Article featured on Practical Pain Management
The human neck houses incredibly important structures—the airway, the voice box, the food-entry canal (esophagus), all the nerves in the spinal cord, and of course the muscles and bones that “keep our heads on straight.” As a result of this plethora of activity, neck pain can arise from a variety of sources.
Neck pain can imply something simple like a stiff muscle, which can often be worked out with rest, therapeutic manipulation, or exercise. But neck pain can also be a warning sign of a medical emergency, such as in the case of bacterial meningitis (which can threaten one’s life) or cervical myelopathy (which can lead to paralysis). In these situations, seeing a doctor to distinguish the significance of your particular form of neck pain is warranted. Below is an overview of six potential sources of neck pain. See also our diagnosis and treatment sections for each.
1. Muscle Strain:
A strained muscle or group of muscles is often the source of neck pain. Strains can be caused by weight (including obesity), weak abdominal muscles (your “core”), or poor posture.
New studies about “tech neck” or “tablet neck” show that those who put themselves into odd positions while holding handheld electronic devices can also cause neck strain; try to avoid placing the device in your lap, which causes you to flex your neck down to look at the screen. The weight of the head on the spine, normally about 10 to 12 pounds, can increase to 60 pounds of load on the spine when the neck is flexed 60 degrees (See Hansraj, 2014).
Muscle-based neck pain can also occur from over-extending the neck. Sometimes called “belayer’s neck,” this position can be best described as a person standing at the bottom of a cliff and assuming a constant gaze upward to shift ropes and watch out for the safety of a climber. Not only are muscles affected by this position, but the facet joints of the spine are jammed together.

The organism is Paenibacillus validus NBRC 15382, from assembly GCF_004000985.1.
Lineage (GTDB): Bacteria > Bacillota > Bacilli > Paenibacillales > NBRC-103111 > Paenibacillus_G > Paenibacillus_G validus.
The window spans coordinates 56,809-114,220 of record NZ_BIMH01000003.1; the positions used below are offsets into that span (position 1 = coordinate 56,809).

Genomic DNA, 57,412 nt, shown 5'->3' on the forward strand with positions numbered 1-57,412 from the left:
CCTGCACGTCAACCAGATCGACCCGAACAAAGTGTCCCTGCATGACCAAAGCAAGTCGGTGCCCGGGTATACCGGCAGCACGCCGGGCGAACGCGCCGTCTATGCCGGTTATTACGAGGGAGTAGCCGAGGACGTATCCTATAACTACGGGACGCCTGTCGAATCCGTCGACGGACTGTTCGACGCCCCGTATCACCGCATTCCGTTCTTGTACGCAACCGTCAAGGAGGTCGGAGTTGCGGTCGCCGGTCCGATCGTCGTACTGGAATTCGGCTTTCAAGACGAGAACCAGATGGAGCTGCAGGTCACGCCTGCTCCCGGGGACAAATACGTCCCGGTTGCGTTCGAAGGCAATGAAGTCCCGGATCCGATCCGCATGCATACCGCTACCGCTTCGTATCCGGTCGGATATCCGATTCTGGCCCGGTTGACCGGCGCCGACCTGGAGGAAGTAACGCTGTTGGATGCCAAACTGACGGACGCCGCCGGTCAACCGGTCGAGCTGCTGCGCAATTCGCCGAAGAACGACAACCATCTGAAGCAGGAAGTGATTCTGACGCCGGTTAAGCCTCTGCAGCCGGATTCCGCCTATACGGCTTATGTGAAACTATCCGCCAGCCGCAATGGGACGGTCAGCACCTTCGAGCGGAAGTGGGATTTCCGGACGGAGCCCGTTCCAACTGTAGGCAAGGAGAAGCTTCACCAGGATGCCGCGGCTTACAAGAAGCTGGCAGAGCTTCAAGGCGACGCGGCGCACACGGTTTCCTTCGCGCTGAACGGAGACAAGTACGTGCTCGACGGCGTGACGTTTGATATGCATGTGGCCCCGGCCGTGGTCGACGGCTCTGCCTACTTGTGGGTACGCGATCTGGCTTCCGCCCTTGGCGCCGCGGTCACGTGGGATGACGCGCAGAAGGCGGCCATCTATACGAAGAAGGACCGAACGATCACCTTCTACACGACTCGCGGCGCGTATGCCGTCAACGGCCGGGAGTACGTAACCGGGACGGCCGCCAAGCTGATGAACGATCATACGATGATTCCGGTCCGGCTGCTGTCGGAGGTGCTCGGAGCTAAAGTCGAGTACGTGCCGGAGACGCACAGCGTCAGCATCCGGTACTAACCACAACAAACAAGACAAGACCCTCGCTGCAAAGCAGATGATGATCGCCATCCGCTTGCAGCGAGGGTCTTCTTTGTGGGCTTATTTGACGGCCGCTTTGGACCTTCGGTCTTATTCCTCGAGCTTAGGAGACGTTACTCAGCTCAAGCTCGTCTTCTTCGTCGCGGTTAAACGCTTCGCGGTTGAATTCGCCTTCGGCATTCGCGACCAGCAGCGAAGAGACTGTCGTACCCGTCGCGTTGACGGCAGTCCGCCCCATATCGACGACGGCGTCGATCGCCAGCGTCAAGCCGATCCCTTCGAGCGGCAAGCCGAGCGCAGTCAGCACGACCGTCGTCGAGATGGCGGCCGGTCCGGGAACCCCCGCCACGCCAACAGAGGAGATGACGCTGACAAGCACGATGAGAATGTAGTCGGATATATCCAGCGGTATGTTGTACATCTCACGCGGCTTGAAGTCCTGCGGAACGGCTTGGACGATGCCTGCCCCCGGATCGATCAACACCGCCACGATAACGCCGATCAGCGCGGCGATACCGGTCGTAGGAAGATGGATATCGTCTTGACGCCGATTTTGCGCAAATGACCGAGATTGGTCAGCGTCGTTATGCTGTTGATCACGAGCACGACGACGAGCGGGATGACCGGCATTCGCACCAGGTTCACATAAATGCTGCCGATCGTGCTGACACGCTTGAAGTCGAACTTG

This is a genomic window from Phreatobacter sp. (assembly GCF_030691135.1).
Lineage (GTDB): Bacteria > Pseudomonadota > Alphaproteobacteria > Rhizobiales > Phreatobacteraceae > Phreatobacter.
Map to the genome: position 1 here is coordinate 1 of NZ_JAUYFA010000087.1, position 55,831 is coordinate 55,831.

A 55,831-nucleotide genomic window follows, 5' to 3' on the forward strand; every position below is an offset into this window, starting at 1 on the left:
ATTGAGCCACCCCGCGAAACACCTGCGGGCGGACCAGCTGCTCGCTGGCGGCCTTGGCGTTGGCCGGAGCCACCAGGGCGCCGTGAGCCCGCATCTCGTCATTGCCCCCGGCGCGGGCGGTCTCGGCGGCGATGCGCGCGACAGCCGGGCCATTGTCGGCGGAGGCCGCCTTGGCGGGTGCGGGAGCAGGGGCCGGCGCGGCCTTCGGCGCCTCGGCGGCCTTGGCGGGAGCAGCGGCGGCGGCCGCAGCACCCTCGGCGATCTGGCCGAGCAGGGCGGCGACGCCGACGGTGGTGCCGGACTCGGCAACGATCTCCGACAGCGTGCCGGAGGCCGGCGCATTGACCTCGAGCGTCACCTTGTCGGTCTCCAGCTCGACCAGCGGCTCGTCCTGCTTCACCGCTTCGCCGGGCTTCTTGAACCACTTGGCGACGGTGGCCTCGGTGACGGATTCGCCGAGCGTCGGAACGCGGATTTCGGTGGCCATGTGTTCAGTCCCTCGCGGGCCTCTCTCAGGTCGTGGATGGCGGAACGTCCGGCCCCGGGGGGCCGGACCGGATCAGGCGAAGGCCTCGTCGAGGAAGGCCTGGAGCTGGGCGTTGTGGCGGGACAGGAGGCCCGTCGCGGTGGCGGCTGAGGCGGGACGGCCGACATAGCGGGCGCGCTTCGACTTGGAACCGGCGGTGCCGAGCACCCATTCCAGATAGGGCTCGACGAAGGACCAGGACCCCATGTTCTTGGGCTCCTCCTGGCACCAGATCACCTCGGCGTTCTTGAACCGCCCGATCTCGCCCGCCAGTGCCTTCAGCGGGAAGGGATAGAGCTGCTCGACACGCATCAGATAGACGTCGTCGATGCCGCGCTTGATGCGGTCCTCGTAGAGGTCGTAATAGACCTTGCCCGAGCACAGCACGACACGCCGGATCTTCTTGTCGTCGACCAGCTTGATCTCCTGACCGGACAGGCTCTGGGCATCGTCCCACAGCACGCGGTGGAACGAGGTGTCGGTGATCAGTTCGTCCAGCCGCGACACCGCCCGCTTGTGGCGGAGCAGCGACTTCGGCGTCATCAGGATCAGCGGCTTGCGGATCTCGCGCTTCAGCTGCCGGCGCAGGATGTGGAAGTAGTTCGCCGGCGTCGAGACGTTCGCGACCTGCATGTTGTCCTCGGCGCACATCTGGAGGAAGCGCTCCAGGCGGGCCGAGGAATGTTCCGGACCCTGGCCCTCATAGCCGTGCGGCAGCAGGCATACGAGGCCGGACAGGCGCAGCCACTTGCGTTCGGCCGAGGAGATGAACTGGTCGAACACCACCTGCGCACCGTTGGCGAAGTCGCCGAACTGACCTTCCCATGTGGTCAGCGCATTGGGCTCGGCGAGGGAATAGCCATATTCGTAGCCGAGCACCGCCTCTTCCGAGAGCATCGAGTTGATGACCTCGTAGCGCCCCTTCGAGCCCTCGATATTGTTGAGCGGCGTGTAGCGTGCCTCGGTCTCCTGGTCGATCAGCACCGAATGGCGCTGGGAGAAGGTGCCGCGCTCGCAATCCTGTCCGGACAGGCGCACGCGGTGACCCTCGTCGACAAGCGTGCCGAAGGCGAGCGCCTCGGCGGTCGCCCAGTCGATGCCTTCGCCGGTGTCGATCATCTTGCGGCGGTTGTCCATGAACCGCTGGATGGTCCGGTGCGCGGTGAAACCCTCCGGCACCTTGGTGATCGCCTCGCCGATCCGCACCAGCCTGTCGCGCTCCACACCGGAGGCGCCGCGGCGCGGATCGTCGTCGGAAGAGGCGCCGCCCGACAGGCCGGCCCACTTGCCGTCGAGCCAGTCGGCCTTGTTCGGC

Certain occupational activities, sports, hobbies, and even sleeping in an odd position can lead to musculoskeletal neck strain and pain as well. A fall or car accident can spur muscular neck pain in the form of whiplash, leading to potential long-term damage or disability.
2. Cervical Disc Herniation:
In between the vertebrate in your spine are discs that serve as a cushion to the vertebrate above and below. Sometimes, through trauma or normal age degeneration, the outer hard layer of a disc breaks, and the inner, gel-like nucleus pulposus squeezes out, irritating the nerves behind it. This action is referred to as a herniated, bulging, slipped, or ruptured disc. When discs rupture within the cervical spine—that is, the vertebral column in the neck area, the movement can produce pain. Symptoms can also include pain between the shoulder blades or pain/numbness that radiates down the arm to the hand or fingers.
3. Rheumatoid Arthritis:
For individuals with rheumatoid arthritis (RA), neck pain typically comes years after the diagnosis; over 80% of patients who have had RA for 10 years wind up experiencing cervical spine issues (See Hamilton, 2000) as the disease can lead to damage in the hands, wrists, elbows, knees, and ankles. At higher risk are male patients and those with a positive rheumatoid factor, which your rheumatologist can likely share with you.
The good news is that neck pain is rarely the first known symptom of rheumatoid arthritis. When it does present in the neck, RA usually affects the atlantoaxial joint. This particular joint pivots the head so we can look left and right, up and down. As RA loosens ligaments, erodes bone, or causes thickened tissue around joints, the spinal cord and brain stem can condense, requiring urgent medical attention. Therefore, although rare, RA retains its spot on the list of possible neck pain causes even when there is no evidence of RA in the peripheral joints (eg, hips, knees).